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Representative Cases and Matters for Taxation

Corporate & General Business - Taxation - International Tax & Corporate Transaction

Representation of Foreign Investors in New York Theatrical Release

Inbound investments into the United States from abroad can be subject to unduly high taxes, both in the country of origin and in the United States. With proper planning and structuring, our Corporate and Tax lawyers can help in minimizing such taxes. Here, Howell Bramson and Robert J. Kigginsbb represented a group of foreign investors who invested in a Tony Award winning Broadway show. Howell and Bob recommended forming a corporate ownership structure for the investors that was designed to limit their taxes both in the U.S. and the country of origin (the United Kingdom). Later on, the US Company invested in a second theatrical release, which opened on Broadway to rave reviews in April, 2012.

Corporate & General Business - Taxation - Investment in Brazilian Fund

Investment in Brazilian Fund

Our Corporate and Tax lawyers often provide legal and tax advice clients on foreign investment opportunities. Howell Bramson advised a client in connection with a multi-million dollar investment, through an irrevocable family trust, in a Brazilian fund. With the growth rates in many emerging markets (e.g. the “BRIC” countries, i.e., Brazil, Russia, India and China) much higher than the growth rate in the United States, many investors are looking for opportunities in such countries. Such investments can involve complicated income tax issues as well as estate planning opportunities.

Taxation - Internal Revenue Service - Offshore Voluntary Disclosure Initiative

Client's Use of IRS's Offshore Voluntary Disclosure Initiative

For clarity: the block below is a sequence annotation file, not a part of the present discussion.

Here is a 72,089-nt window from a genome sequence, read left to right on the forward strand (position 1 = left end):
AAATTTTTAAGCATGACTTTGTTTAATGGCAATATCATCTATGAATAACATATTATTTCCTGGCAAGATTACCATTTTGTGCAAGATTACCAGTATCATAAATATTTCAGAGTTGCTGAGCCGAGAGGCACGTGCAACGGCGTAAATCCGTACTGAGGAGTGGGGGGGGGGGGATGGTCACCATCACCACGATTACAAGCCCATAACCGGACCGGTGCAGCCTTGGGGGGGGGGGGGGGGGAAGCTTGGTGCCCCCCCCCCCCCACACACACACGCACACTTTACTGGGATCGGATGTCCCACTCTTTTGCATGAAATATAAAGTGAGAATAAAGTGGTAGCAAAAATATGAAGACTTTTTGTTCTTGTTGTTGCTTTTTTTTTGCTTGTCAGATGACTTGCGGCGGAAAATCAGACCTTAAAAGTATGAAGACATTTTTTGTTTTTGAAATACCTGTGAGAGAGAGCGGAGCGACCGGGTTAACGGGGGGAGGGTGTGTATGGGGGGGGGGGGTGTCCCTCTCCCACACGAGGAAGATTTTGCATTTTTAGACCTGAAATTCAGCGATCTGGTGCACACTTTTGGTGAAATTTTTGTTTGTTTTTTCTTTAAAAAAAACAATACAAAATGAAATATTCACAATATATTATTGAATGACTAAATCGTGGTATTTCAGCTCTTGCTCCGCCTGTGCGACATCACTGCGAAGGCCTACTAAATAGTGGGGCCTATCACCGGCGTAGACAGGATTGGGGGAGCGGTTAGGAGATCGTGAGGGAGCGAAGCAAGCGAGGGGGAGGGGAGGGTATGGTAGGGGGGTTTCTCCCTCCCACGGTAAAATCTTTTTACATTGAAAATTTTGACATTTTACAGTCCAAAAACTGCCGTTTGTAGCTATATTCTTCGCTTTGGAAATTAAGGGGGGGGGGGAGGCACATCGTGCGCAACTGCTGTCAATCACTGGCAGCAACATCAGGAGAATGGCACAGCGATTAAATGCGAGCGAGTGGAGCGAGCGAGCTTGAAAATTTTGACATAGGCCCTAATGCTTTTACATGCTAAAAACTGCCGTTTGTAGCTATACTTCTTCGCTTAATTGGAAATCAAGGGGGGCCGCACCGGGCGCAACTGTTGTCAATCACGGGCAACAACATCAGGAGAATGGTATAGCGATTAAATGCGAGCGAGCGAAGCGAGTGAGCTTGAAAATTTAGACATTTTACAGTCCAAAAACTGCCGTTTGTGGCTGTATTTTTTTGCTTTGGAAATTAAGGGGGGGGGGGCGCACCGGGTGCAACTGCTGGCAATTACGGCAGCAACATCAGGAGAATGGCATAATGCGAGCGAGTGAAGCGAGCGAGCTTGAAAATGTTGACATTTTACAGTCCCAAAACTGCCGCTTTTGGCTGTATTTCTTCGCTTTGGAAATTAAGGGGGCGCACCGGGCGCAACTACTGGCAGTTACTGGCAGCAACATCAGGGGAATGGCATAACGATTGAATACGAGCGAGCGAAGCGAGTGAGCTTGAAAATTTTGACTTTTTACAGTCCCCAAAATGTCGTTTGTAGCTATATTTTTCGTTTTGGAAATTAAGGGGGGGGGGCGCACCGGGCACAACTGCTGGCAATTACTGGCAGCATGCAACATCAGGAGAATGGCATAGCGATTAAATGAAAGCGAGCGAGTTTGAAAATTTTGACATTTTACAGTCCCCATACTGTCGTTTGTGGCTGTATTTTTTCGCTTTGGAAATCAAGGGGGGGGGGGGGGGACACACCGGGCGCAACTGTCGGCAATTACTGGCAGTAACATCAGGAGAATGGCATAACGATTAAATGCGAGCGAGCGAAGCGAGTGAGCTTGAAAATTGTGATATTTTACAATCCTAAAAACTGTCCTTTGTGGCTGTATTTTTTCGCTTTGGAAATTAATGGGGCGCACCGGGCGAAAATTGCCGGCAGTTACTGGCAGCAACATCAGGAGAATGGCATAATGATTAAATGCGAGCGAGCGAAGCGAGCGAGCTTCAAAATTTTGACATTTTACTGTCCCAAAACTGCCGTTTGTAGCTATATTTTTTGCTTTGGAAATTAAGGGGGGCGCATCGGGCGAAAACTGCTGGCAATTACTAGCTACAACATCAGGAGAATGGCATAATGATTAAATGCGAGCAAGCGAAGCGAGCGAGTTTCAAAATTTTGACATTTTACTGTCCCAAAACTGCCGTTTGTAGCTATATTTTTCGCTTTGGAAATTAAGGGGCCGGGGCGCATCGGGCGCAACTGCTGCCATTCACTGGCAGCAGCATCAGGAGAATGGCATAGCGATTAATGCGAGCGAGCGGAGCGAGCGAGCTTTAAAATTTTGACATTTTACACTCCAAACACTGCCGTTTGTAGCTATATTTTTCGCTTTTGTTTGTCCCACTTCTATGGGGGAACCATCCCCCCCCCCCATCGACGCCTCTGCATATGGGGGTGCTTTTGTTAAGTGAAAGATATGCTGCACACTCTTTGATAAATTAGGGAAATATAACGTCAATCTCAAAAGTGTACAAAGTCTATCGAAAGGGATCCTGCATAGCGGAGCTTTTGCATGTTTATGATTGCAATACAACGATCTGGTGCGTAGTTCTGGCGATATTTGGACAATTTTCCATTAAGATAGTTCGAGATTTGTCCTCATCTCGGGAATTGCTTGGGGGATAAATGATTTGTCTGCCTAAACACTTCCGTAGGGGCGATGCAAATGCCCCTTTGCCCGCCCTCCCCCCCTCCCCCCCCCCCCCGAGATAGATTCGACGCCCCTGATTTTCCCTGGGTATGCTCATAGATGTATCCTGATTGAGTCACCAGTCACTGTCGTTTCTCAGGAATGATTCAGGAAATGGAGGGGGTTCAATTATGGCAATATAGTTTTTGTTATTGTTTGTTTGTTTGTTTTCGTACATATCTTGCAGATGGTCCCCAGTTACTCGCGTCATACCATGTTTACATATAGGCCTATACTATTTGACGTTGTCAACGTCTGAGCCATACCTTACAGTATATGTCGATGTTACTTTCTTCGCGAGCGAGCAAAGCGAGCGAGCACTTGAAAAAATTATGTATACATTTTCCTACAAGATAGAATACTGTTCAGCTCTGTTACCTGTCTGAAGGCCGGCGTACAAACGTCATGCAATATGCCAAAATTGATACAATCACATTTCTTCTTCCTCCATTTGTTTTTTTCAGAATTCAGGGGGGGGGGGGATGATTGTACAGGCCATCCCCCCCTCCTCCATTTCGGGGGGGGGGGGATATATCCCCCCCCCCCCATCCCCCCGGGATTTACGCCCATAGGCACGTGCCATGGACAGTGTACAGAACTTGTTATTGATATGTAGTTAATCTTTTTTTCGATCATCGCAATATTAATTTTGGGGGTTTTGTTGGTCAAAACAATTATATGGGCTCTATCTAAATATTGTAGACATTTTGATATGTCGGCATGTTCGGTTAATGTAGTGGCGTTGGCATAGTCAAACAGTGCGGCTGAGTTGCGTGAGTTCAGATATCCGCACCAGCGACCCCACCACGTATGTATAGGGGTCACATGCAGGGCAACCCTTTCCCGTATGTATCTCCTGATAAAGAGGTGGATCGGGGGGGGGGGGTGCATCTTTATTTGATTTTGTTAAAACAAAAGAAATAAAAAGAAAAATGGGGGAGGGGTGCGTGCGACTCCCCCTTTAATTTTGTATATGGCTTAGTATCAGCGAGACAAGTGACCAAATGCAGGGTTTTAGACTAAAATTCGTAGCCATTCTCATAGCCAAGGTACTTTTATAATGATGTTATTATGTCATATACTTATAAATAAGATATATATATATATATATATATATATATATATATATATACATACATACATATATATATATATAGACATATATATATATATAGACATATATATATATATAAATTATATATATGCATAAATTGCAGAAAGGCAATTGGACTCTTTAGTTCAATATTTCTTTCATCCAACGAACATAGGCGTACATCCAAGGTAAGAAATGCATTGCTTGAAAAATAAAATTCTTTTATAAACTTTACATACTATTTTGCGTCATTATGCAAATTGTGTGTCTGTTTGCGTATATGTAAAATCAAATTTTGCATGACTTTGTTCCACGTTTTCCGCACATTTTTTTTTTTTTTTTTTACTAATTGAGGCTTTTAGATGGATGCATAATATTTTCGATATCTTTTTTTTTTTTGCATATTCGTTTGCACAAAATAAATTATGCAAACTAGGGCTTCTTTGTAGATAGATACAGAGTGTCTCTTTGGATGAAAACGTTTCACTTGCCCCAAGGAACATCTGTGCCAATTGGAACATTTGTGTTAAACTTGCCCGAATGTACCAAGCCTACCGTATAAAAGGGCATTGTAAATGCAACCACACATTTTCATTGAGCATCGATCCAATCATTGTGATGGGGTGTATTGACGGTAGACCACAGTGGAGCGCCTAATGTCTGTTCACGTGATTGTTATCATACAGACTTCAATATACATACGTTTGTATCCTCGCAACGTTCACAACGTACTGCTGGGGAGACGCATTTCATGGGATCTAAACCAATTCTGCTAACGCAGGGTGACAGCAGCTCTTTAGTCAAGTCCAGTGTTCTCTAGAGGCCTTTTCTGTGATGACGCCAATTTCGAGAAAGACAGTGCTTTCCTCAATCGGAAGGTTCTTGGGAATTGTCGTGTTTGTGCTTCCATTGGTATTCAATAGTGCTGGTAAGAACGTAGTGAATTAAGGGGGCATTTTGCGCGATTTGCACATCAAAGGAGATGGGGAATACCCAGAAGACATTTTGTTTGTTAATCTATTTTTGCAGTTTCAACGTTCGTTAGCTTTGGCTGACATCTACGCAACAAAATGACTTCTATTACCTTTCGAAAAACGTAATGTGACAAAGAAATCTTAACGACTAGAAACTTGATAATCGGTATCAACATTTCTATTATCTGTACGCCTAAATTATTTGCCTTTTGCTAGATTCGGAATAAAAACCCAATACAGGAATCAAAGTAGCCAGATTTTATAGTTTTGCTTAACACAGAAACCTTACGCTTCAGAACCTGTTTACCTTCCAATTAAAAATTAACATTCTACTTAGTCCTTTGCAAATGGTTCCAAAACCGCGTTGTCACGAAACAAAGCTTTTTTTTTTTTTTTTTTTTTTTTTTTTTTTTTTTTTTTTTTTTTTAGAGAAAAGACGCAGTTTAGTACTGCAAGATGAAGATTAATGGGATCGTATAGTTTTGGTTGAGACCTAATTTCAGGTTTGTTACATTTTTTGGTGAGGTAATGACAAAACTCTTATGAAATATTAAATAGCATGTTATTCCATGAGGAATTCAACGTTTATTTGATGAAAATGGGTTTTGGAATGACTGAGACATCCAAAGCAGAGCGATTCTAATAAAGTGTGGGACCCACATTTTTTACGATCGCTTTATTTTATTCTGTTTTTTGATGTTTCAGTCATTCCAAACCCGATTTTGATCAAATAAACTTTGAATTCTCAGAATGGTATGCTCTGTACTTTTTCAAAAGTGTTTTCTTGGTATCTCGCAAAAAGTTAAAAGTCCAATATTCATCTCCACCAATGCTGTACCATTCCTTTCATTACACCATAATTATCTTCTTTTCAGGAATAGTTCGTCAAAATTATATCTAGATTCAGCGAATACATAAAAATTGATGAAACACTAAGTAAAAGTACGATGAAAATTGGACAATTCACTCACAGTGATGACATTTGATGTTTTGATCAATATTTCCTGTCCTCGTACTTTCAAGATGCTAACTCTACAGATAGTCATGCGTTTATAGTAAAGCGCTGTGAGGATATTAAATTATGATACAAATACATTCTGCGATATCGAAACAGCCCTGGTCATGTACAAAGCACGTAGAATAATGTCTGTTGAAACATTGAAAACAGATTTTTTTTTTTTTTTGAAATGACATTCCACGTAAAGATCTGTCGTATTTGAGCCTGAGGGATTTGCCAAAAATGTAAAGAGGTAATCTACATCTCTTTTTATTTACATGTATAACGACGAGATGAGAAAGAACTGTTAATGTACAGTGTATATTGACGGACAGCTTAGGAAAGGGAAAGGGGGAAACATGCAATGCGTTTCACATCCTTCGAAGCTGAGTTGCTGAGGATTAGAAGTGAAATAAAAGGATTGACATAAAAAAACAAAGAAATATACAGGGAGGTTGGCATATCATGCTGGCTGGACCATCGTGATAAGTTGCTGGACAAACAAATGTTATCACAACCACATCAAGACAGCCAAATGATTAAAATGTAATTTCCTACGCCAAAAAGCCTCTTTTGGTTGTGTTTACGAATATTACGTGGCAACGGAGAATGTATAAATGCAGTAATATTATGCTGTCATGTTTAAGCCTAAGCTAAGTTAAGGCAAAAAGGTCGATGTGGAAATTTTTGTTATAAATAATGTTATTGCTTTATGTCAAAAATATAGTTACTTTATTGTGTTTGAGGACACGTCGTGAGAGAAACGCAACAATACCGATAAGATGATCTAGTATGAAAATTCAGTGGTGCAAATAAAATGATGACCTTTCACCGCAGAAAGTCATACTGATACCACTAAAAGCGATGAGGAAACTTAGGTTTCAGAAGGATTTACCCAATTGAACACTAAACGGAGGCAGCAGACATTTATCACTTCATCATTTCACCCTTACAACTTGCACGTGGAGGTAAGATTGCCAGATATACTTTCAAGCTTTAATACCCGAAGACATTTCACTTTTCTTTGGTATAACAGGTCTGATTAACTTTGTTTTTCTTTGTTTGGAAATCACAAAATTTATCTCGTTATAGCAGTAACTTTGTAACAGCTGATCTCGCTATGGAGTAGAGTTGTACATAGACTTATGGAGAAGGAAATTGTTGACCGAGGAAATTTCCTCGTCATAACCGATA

Our Tax lawyers often advise clients on opportunities available through Internal Revenue Service-sponsored tax initiatives. The IRS has instituted a program - the Offshore Voluntary Disclosure Initiative - which may be of benefit to certain taxpayers who have offshore investments but have failed to disclose such investments and failed to report the income earned on such investments. Pursuant to US Treasury Regulations, disclosure of such investments is generally required on a “Report of Foreign Bank and Financial Accounts” or “FBAR” form, in which a taxpayer reports the existence of such assets. Here, Howell Bramson advised a client in connection with the client's participation in IRS's new program.

Surrogate's Court Litigation - Appellate Practice - Taxation - Spousal Consent - Challenge of Beneficiary Designation on Qualified Plan

Lefkowitz v. The Bank of New York as Preliminary Executor of Estate of Irene B. Marsh et al., 996 F.2d 600 (2d Cir. 1993)

Our lawyers often represent clients in dealing with beneficiary designations on pension and qualified plans. In one such case, Howell Bramson, Robert M. Redis and other lawyers at the firm successfully represented a surviving spouse’s estate and persuaded the lower court to invalidate a beneficiary designation on a qualified plan for the Decedent’s child (to the exclusion of the decedent’s spouse) on the grounds that the beneficiary designation violated the spousal consent rules under ERISA. The trial court's determination was upheld, on appeal, by the Second Circuit Court of Appeals. The appeal also deal with significant legal questions, such as the applicability of ERISA to controlled foreign corporations and whether these sufficiently implicated the Interstate Commerce Clause of the United States Constitution.

Surrogate's Court Litigation - Appellate Practice - Taxation - Interpretation of Decedent’s Will – Allocation of Estate Taxes

Matter of McKinney, 117 Misc. 2d 173 (Surr. Ct., Westchester 1982), affirmed, 101 A.D.2d 477 (2d Dep't 1984), mot. for lv. to appeal denied, 63 N.Y.2d 607

Sometimes, the tax apportionment clause - an often overlooked clause in a will - has a huge impact on the actual distributions under a will. In this case, Frank W. Streng and others at the firm successfully represented a major health care institution in a contested accouting proceeding in which we challenged the executors’ interpretation of the decedent’s tax apportionment clause in her Will. The charitable beneficiary would have been deprived of hundreds of thousands of dollars of its proper share of a multi-million dollar estate had the executors' interpretation been adopted. The lower court opinion was affirmed by the appellate court.